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Next day the battle began again, but, of course, in circumstances unfavorable to the Federals. The two roads leading to Williamsburg were crowded with troops. Upon that to the left from Lee's Mill were the divisions of Hooker and Kearney, belonging to Heintzelman's corps; but they were separated from each other by an enormous multitude of wagons loaded down with baggage and for the most part fast in the mud. Upon that to the right, two other divisions were moving forward with still greater difficulty. Such was the condition of the ground that the cannon sank over the axle into the mud. This medley of men and baggage thrown pellmell into narrow and flooded roads had fallen into considerable disorder. In the United States there is no such thing as a corps of the general staff: The American system of “every man for himself” individually applied by the officers and soldiers of each corps to one another, is also applied by the corps themselves to their reciprocal relations. There is no special branch of the service whose duty it is to regulate, centralize, and direct the movements of the army. In such a case as this of which we are speaking, we should have seen the general staff officers of a French army taking care that nothing should impede the advance of the troops, stopping a file of wagons here and ordering it out of the road to clear the way, sending on a detail of men there to repair the roadway or to draw a cannon out of the mire, in order to communicate to every corps-commander the orders of the general-in-chief.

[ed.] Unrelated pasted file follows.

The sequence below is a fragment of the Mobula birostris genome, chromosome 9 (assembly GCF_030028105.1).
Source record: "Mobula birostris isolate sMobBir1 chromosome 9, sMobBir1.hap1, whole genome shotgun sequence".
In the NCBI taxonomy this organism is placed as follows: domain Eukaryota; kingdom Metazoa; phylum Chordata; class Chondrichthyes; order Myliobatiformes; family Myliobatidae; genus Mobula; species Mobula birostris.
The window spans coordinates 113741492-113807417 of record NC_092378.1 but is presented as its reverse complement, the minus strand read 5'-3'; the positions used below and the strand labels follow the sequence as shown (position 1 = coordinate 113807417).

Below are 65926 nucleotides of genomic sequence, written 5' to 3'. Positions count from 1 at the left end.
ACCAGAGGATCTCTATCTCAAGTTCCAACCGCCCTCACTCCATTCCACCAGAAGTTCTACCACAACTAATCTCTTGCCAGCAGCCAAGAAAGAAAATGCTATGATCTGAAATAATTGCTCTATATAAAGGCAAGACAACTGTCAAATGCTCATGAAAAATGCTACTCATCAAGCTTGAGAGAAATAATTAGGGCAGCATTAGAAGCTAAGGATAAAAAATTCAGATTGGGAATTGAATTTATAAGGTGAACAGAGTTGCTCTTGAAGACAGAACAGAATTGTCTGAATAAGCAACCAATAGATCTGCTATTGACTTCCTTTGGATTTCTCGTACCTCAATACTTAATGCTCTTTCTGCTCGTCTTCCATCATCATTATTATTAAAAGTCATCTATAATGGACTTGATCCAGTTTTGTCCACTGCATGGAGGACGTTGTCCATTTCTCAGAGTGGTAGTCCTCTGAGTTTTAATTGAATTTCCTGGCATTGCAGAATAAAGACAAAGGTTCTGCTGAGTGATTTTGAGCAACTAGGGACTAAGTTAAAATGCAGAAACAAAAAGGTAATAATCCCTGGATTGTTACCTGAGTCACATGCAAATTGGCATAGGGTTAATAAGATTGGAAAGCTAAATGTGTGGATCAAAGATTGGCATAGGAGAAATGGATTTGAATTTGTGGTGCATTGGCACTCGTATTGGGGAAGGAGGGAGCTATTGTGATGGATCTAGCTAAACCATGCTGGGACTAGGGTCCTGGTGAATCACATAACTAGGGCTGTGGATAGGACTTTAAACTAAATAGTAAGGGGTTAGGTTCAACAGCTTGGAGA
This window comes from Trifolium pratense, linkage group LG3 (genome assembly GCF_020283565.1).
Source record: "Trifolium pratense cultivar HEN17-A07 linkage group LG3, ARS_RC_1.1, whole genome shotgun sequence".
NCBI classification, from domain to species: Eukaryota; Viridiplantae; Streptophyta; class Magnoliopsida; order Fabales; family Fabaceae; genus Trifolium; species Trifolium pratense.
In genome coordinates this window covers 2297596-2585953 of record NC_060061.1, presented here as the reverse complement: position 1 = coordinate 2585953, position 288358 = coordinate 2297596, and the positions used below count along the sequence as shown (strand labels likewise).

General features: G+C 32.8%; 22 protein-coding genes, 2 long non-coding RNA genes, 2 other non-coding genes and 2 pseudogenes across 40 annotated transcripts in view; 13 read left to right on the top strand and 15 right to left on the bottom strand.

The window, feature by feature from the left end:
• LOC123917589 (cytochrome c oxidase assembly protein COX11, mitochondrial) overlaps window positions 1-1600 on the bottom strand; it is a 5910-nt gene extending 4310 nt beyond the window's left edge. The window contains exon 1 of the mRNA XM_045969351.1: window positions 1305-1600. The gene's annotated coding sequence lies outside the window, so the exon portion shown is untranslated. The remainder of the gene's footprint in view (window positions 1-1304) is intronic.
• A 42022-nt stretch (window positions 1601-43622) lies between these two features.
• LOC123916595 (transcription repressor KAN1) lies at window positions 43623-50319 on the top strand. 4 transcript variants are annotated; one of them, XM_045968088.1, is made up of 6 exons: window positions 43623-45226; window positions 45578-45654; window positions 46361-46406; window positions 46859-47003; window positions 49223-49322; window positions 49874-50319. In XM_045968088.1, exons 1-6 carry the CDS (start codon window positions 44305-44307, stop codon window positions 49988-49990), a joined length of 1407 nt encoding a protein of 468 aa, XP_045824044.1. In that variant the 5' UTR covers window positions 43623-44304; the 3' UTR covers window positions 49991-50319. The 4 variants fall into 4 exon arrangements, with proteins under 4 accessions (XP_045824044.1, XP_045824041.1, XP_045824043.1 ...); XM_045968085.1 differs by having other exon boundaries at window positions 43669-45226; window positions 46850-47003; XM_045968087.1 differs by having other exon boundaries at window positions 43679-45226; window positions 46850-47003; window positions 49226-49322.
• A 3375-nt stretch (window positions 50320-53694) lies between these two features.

Here, nothing of the sort is done. The functions of the adjutant-general are limited to the transmission of the orders of the general. He has nothing to do with seeing that they are executed. The general has no one to bear his orders but aides-de-camp, who have the best intentions in the world, and are excellent at repeating mechanically a verbal order, but to whom nobody pays much attention if they undertake to exercise any initiative

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